The three non-Chicago covers here are the above-mentioned “Honey Hush,” rendered as a bouncy, highly danceable Kansas City boogie with hand claps and call-and-response vocal and chorus. Barry Harrison has the vocal honors here. Also featured are two New Orleans numbers from the great Dave Bartholomew, the first in collaboration with Fats Domino, track 5’s “Whole Lotta Lovin,” where Brian Mitchell’s piano adds an apt Crescent City touch, and the solo-penned “I Hear You Knocking” (a different song than the Smiley Lewis/Dave Edmunds recordings). All these are loving re-creations that by no means merely ape the original recordings, but add new elements themselves. The same can be said of the two original instrumentals: while adhering to the classic Chicago approach, they are both creatively imaginative within this framework, not simply derivative.

Zach Zunis’ lead-and-rhythm guitar playing is excellent throughout, versatile across all 12 tracks in its fluent ability to move from a heavier Chicago-based sound to filamentous, jazz-like lyricism, and even to slide playing. Anthony Kane’s amplified harp, while solidly in the Little Walter/ James Cotton groove, incorporates signature Sonny Boy Williamson II licks into it as well. Both Zunis and Kane are extensively featured on solos that display their musical eloquence, a characteristic also shared by Kane’s vocal delivery. The rhythm section of Harrison’s drums and Hadzic’s bass underpins the whole effort with solid yet nimble strength, with opportunities provided for each to demonstrate virtuosity through drum flourishes and bass playing that’s akin more to a low-register rhythm guitar than to a bottom-note driving thump. All this together marks Brooklyn Blues as a contribution to the Chicago blues legacy in its own right, not just another copy of that legacy.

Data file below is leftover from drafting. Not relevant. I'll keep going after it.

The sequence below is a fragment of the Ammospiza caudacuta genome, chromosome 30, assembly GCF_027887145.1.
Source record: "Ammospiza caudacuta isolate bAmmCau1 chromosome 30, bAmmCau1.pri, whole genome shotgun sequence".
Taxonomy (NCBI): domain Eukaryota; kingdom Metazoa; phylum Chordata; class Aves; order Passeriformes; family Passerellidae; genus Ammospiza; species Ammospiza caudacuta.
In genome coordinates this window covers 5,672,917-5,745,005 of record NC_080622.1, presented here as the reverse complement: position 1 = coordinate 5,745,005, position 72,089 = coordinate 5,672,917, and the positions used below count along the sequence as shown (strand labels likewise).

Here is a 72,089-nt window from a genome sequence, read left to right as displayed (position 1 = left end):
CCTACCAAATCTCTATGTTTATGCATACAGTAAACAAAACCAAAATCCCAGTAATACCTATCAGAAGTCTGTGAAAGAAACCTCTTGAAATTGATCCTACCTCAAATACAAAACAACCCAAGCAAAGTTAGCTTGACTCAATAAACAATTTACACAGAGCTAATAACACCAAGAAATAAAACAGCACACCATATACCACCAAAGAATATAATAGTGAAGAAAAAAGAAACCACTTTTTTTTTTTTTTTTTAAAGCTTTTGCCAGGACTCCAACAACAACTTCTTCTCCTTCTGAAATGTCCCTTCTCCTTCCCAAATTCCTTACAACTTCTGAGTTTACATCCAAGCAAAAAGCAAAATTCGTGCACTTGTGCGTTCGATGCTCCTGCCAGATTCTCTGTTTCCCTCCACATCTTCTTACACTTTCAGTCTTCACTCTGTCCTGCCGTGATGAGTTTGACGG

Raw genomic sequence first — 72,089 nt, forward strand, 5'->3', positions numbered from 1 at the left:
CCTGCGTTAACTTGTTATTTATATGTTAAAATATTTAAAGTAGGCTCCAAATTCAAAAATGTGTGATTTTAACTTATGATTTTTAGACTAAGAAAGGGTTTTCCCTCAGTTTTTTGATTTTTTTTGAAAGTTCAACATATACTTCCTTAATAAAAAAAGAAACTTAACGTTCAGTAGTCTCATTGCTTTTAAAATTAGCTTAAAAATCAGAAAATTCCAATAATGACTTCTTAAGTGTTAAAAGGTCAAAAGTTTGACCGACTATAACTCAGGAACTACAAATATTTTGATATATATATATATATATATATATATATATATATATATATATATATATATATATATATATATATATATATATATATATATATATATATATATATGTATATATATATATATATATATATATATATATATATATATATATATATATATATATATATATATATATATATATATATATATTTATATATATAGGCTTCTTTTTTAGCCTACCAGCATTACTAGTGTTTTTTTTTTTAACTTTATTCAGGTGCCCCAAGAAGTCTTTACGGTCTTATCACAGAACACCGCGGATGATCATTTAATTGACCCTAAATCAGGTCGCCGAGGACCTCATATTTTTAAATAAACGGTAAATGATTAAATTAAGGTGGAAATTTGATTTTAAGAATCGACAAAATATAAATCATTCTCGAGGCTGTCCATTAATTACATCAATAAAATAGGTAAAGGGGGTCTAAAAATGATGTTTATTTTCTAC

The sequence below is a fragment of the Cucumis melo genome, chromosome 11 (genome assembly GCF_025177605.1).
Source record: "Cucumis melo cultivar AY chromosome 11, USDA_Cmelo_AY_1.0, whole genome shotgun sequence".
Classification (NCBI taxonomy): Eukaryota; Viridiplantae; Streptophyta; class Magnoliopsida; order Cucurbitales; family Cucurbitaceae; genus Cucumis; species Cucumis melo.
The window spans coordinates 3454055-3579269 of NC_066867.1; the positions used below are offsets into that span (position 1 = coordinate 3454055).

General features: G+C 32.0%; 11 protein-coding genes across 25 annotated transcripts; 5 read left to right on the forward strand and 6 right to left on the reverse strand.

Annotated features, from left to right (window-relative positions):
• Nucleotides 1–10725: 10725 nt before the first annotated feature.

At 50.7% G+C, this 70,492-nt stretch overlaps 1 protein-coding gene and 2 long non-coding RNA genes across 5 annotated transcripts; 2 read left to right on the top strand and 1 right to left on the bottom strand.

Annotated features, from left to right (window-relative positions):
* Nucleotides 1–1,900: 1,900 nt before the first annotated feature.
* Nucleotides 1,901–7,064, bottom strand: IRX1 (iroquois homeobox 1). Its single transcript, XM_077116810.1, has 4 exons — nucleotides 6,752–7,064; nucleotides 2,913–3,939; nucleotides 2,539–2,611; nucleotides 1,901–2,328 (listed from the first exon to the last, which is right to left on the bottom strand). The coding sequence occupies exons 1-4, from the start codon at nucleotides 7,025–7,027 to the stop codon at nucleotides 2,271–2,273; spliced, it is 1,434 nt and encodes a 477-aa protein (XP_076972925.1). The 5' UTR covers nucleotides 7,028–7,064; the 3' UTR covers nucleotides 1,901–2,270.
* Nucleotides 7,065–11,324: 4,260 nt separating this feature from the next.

While New York City is better known as a jazz rather than blues haven, it was not only the home of Atlantic Records and its recording studio, the city where Ruth Brown got her start, and the later residence of Joe Turner, it was also home to a number of outstanding studio musicians, such as John Sebastian, Al Kooper, Felix Pappalardi and Mike Bloomfield (naming just a few), who were instrumental in creating the sounds of contemporary acoustic and electric blues and blues-rock, and in spreading blues influences into modern rock. With Big Apple Blues and Brooklyn Blues, this New York City blues legacy carries on and is extended.

Reviewer George "Blues Fin Tuna" Fish hails from Indianapolis, Indiana, home of blues legends Yank Rachell and Leroy Carr. He has written a regular music column for several years. He wrote the liner notes for Yank Rachell’s Delmark album, Chicago Style. He has been a blues and pop music contributor for the left-wing press as well, and has appeared in Against the Current and Socialism and Democracy.